Then it was his turn. He flattered us a little before he really got started, "you are the biggest group ever to come all this way from my district." He is a warm guy with a teacherly manner. He was a community college teacher before he became a legislator. But after jollying us up, he got down to business and gave us some great advice. Apparently there is still a lot of teacher in Michael Dembrow.
And then our 15 minutes were up and he sent us on our way.
We put our faith in qualities that seem powerful. Qualities like truth, or innovation, or the power of money, or the power of competency and hard work. All that isn't unimportant. Yet, we rarely give enough credence to our human warmth and the stories and lessons of our lives. Frankly, when we were children we were authentic, friendly and full of stories. However, we learned early that wasn't enough -- we needed to do our homework and learn our times tables and pass a whole lot of tests. Forget about all that interpersonal stuff, we were told one way or another. And yet, power comes from all kinds of unlikely places and a huge source of power is interpersonal connection.
After I get over the shock of his words I get another feeling. It feels like a blast of freedom from an impossible standard. Suddenly I like knowing that I am best as an advocate, best as a citizen, when I am being most human.
How about you? How does it make you feel?
I am having trouble with a meditation. It goes, "Everything is absolutely ok right now. There is nothing I need to change in this moment. . . ." Truth to tell, I've always had a little trouble with this phrase. But the new reality of a scary new presidential administration with its chaotic orders has me talking back. "Everything is NOT ok right now. There are MANY things I need to change in this moment!"
It doesn't even help that the meditation absolutely works. When I do this mediation, my shoulders come down and find their natural resting place. Who even knew my shoulders spent so much time in the air? I certainly didn't.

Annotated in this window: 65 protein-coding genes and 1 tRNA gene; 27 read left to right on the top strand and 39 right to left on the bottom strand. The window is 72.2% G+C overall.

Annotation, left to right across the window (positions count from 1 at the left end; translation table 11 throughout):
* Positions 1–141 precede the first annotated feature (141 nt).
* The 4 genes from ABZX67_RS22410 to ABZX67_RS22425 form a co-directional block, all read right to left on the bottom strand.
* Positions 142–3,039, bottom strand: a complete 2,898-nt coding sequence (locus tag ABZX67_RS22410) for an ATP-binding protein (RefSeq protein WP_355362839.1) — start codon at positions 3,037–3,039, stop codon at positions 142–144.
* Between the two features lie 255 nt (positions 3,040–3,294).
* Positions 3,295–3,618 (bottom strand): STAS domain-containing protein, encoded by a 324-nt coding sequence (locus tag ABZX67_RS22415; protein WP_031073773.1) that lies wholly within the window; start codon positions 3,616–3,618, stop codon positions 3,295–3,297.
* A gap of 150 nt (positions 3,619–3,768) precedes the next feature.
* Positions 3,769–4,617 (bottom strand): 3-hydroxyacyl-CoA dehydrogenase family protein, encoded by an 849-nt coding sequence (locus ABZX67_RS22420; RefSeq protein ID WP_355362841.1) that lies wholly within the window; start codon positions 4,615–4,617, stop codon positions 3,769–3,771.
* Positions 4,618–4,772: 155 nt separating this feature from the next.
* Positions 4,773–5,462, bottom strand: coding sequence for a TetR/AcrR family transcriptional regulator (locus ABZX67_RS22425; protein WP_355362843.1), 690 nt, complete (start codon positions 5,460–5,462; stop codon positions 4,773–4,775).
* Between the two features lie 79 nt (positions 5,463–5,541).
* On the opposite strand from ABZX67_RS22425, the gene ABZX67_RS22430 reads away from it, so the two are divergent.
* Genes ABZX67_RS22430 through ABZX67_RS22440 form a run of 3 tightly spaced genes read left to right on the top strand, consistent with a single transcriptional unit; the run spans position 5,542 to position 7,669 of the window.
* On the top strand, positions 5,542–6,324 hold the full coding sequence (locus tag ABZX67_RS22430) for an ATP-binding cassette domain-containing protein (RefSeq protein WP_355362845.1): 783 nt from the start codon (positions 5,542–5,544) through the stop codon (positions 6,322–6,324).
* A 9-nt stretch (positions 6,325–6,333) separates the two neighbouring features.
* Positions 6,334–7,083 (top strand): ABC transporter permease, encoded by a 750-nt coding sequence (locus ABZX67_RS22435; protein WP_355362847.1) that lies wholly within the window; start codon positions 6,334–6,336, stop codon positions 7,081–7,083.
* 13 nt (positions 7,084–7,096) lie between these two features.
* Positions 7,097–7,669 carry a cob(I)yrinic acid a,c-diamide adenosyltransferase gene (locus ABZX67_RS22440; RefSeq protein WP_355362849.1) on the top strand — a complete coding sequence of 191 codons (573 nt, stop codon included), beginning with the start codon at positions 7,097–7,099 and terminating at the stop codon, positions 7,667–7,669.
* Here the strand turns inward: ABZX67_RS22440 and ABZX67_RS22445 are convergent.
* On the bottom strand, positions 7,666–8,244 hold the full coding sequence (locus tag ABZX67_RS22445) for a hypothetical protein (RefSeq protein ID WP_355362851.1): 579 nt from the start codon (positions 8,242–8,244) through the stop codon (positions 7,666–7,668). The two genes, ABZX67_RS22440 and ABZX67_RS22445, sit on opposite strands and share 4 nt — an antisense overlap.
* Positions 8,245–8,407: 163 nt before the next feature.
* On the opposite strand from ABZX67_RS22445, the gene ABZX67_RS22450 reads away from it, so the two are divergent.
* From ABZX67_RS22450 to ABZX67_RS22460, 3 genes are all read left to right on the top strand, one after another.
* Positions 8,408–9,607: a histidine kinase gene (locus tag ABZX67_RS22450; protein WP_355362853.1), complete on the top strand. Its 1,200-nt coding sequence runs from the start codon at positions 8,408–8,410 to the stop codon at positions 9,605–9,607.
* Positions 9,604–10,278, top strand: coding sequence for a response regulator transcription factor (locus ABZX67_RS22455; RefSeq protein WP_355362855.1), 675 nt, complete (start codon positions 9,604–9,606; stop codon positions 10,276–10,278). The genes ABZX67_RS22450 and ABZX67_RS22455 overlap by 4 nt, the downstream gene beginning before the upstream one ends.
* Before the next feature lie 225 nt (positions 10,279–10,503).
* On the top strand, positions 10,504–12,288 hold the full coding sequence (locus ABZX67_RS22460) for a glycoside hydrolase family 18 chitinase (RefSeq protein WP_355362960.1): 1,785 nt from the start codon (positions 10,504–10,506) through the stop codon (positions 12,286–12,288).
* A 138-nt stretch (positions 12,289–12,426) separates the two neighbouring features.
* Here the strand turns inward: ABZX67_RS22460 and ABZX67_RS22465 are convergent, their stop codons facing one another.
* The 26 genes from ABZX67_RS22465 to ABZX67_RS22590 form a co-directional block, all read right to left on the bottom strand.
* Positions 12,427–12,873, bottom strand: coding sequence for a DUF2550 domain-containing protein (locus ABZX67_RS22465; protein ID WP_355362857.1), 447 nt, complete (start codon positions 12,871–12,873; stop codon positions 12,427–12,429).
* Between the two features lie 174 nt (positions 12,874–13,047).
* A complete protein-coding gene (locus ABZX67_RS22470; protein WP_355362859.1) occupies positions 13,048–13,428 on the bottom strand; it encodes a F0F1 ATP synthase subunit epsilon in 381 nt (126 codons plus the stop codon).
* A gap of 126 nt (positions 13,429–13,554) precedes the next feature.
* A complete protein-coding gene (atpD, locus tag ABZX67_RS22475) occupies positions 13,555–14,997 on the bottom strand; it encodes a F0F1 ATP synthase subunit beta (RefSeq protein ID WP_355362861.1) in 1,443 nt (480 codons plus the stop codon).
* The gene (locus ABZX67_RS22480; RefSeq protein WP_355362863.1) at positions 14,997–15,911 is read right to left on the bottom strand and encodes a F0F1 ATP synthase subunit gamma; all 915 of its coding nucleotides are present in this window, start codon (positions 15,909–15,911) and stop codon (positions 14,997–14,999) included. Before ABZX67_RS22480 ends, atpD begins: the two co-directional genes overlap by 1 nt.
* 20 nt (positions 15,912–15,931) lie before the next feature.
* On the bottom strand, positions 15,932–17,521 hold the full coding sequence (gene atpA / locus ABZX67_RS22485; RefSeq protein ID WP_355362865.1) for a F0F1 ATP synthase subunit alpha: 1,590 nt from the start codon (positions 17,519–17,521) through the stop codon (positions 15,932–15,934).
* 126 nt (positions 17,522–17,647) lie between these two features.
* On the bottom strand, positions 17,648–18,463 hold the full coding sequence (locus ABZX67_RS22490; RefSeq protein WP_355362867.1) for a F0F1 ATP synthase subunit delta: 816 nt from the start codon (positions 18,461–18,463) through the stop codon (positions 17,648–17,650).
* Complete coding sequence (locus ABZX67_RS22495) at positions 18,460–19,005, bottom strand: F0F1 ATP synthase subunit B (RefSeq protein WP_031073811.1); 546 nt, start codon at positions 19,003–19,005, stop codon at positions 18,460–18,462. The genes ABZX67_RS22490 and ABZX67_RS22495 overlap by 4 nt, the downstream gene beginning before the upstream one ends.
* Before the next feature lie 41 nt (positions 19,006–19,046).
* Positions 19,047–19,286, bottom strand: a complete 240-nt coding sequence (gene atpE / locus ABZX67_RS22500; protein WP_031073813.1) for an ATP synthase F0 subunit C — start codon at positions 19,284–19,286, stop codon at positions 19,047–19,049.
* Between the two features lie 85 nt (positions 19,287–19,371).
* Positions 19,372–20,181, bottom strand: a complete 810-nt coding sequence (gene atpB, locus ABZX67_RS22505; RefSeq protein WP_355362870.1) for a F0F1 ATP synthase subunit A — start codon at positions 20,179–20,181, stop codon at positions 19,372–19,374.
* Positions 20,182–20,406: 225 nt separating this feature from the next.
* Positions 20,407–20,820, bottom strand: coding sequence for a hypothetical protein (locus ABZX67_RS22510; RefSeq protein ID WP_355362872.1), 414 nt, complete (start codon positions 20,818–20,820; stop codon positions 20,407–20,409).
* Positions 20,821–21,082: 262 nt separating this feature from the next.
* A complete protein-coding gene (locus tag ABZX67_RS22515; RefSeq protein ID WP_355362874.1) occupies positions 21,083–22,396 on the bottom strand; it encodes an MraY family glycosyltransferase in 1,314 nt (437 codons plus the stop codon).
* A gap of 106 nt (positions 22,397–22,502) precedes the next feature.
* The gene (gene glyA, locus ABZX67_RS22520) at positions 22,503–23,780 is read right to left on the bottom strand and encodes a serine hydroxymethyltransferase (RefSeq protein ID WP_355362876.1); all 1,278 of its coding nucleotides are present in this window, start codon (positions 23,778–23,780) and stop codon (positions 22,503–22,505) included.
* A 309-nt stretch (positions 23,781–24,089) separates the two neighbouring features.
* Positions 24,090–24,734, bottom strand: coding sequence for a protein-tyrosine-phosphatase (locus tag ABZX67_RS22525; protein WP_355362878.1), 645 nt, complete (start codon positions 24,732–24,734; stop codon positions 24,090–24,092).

I still do the mediation but the struggle continues. I've accepted the meditation in a pragmatic way. It works, so I do it. But I always have an initial reservation. I think of the world's suffering. If I have something large in my life, I think of my suffering. I honor the meditation though and release my thoughts and allow myself to accept it's words.
Are they true? They certainly aren't true in the Enlightenment sense of truth. It is very easy to find a counter example to the words. But they have a spiritual and psychological truth that I seek.
Spiritual Truth I probably can't do justice to the spiritual truth. This is a short form blog after all. But the spiritual truth comes right from our Universalist ancestors. Early Universalists were convinced that God is too good to condemn us to hell. Good is the Universe's underlying state and in the moment of the meditation we are aligning with that faith.
Psychological Truth If you think the world can be a better place you are in tension with the world. You are constantly pushing against reality. "This cannot be", you think, "It has to change." Every moment is a struggle against what is. Try and notice right now that feeling. It's there isn't it! But notice the precision of the words "everything is ok RIGHT NOW (emphasis mine). There needs to be time in every activist's life when they stop the struggle. This is a matter of long term health and resilience.